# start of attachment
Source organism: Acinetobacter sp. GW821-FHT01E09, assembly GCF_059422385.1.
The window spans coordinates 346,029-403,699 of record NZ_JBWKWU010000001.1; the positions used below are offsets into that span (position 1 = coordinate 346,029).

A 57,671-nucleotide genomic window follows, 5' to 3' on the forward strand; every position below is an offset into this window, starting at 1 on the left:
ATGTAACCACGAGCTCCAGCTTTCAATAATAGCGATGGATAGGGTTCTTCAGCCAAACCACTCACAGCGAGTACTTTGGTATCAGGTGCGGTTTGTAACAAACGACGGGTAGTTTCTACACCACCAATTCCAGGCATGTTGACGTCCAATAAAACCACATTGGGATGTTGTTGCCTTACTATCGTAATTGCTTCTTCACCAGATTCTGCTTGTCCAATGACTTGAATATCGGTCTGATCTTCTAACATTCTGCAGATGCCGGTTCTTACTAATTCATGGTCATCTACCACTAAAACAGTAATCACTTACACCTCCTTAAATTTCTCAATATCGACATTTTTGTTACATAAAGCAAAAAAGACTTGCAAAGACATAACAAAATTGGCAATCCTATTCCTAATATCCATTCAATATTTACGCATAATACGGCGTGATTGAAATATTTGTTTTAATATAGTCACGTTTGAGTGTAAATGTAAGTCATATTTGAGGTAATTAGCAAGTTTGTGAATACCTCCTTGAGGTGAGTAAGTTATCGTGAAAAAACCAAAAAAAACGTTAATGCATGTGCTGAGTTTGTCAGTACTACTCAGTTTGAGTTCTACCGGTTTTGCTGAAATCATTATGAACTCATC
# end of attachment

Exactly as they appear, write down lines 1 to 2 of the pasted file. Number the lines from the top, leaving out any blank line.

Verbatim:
Source organism: Acinetobacter sp. GW821-FHT01E09, assembly GCF_059422385.1.
The window spans coordinates 346,029-403,699 of record NZ_JBWKWU010000001.1; the positions used below are offsets into that span (position 1 = coordinate 346,029).